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Indian nation bans reporters from territory, declines interviews

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    NMU         NEW YORK         Newsgathering         Jul 3, 2002    

Indian nation bans reporters from territory, declines interviews

  • The Oneida Nation of New York prohibited reporters from The Post-Standard of Syracuse from entering its territory or interviewing nation members in its effort to prevent publication of negative stories.

The Oneida Nation of New York completely cut off communications with a Syracuse newspaper last week after becoming upset about several news stories that leaders say “manufactured a negative angle.”

Oneida spokesman Jerry Reed said reporters from The Post-Standard are indefinitely barred from entering Oneida Nation territory or speaking to officials. The stories prompting the restrictions were reported by Glenn Coin and included quotes from sources critical of the nation’s casino resort, bingo hall and new golf course.

“There was a series of articles that could have been positive, that always have a negative slant to them, and the nation just decided to end communications with that newspaper,” Reed said today about the June 24 decision.

Editors at The Post-Standard stand by Coin’s work, describing them as “always balanced.” Coin is still on the beat, assigned to cover the Oneida and occasionally other Iroquois tribes.

Reed said that contrary to earlier reports, the nation has not ended communications with any other media. The Oneidas have what Reed sees as a “great relationship” with other surrounding newspapers.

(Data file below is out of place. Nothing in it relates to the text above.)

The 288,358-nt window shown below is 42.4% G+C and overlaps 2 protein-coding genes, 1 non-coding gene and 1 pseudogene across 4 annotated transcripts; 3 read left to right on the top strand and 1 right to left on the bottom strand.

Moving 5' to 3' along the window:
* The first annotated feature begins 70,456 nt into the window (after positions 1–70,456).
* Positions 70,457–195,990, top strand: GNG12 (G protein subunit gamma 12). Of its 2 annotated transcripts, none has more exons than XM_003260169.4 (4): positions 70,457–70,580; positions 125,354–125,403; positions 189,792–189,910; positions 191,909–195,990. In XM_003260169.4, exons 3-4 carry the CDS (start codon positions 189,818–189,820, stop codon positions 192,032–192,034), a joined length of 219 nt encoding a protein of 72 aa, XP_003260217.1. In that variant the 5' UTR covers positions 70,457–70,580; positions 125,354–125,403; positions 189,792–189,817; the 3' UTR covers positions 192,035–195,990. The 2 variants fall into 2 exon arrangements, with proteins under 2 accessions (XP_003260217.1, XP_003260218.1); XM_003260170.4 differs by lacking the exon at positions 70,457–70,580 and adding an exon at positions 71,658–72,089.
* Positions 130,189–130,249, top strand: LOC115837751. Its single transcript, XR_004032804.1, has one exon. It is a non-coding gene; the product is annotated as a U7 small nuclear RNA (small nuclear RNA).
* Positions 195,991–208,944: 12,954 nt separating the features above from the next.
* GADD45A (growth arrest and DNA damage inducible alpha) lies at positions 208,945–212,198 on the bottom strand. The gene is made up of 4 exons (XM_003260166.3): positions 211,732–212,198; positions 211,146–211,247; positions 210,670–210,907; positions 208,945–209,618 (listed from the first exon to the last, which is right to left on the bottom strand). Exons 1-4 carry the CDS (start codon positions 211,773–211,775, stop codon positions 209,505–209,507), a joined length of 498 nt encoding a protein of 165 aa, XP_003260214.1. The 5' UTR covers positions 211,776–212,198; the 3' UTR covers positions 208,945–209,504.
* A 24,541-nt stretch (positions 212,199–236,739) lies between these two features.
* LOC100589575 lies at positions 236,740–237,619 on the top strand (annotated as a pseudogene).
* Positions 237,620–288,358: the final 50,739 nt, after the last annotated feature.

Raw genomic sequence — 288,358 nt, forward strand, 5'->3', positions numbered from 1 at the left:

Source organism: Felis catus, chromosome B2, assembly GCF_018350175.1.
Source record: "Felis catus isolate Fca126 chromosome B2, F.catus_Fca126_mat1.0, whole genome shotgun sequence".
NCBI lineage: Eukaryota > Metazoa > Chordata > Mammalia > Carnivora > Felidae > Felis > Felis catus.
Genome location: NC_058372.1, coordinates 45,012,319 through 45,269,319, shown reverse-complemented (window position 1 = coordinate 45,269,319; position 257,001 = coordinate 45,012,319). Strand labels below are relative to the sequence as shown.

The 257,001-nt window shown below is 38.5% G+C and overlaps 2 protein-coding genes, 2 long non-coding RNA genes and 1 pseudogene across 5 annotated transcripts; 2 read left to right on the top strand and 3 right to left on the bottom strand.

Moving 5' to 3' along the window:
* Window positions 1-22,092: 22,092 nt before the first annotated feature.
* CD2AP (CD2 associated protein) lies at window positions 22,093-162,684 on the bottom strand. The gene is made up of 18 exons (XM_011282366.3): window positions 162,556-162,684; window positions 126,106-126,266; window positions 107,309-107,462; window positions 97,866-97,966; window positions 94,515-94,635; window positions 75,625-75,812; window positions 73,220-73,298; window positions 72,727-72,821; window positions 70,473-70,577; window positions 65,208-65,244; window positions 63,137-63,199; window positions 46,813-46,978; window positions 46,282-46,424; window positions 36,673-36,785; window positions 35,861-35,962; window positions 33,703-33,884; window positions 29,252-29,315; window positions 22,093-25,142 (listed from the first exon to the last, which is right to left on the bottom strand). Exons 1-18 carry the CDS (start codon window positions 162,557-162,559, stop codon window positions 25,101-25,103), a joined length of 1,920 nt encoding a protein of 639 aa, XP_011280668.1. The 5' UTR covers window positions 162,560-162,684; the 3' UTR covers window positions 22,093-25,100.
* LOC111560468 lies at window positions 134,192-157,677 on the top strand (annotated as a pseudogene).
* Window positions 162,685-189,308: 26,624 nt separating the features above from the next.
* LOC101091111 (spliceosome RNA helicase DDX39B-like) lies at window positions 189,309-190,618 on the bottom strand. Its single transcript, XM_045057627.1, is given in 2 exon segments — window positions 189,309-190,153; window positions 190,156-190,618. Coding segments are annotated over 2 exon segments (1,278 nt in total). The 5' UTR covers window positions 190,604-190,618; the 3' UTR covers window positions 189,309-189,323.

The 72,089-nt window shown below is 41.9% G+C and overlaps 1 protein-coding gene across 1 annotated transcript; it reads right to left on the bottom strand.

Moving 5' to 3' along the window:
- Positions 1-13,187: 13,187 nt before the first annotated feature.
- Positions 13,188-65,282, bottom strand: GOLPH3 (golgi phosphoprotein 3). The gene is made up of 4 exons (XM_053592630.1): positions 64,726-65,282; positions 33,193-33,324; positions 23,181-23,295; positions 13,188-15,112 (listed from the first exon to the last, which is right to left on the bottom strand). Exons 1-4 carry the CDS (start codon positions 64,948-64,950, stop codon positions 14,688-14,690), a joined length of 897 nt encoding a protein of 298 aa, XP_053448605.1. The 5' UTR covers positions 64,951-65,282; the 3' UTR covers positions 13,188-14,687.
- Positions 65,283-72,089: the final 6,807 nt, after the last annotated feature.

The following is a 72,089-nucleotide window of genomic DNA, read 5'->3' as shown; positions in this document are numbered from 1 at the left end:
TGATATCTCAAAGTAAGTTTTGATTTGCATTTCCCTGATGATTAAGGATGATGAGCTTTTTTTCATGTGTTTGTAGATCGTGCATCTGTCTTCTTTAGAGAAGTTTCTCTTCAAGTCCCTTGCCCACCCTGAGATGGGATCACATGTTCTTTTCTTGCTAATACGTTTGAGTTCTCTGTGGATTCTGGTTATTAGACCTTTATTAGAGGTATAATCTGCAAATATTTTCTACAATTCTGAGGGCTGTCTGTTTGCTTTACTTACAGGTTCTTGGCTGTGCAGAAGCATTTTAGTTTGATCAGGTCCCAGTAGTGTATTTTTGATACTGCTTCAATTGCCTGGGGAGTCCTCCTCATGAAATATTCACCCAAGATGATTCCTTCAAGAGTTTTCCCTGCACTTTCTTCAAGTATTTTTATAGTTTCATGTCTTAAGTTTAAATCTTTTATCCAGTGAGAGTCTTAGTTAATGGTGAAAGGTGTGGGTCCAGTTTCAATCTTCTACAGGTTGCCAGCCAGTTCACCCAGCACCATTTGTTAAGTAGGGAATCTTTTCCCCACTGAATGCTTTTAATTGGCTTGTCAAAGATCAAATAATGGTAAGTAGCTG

Michael Connor, executive editor of The Post-Standard, said the Oneidas are unfairly limiting the paper’s ability to give fair and thorough coverage by not talking.

“It doesn’t hurt us,” Connor said. “It hurts the story and the coverage because secrecy breeds suspicion. And ultimately, it hurts the institution that is denying access, because their story is not getting out as completely or not accurately.”

In a release, Oneida communications director David Hollis responded by saying none of the stories that prompted them to cut off relations “has anything to do with secrets being kept.” But he said the nation is exempt from the federal Freedom of Information Act and does not permit journalists who are not members to cover its government’s decisions or review its financial statements. The nation has no formal internal open records law.

An Oneida spokesman said not all of the newspaper’s employees are prohibited from entering the territory; only the act of newsgathering is prohibited.

“I wouldn’t see a problem with a paper’s staff member coming onto the territory,” Reed said. “But if they are a reporter doing a story, no way.”

Tribal Judge Stewart Hancock said the ban does not apply to his courtroom, according to an account in The Post-Standard.

The Oneidas have banned reporters from the same newspaper at least once before. In the mid-1990s, a similar situation arose in which the nation responded to a few critical stories by trying to silence the paper’s coverage altogether by not speaking to reporters from The Post-Standard. The nation has never denied territory access to another publication, a spokesman said.

Connor said The Post-Standard pledges to continue attempts to contact the nation for every story that has to do with them, in hopes that “they will realize quickly that it is better for them to get their story out than to try to silence the coverage.”

“We don’t want to be in a public battle with the Oneidas, we want to be in a positive newsgathering relationship with them,” he said. “It’s almost inherent in a society with public rights to information that there are always times an institution is not happy with an aspect of coverage.”

CL

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© 2002 The Reporters Committee for Freedom of the Press

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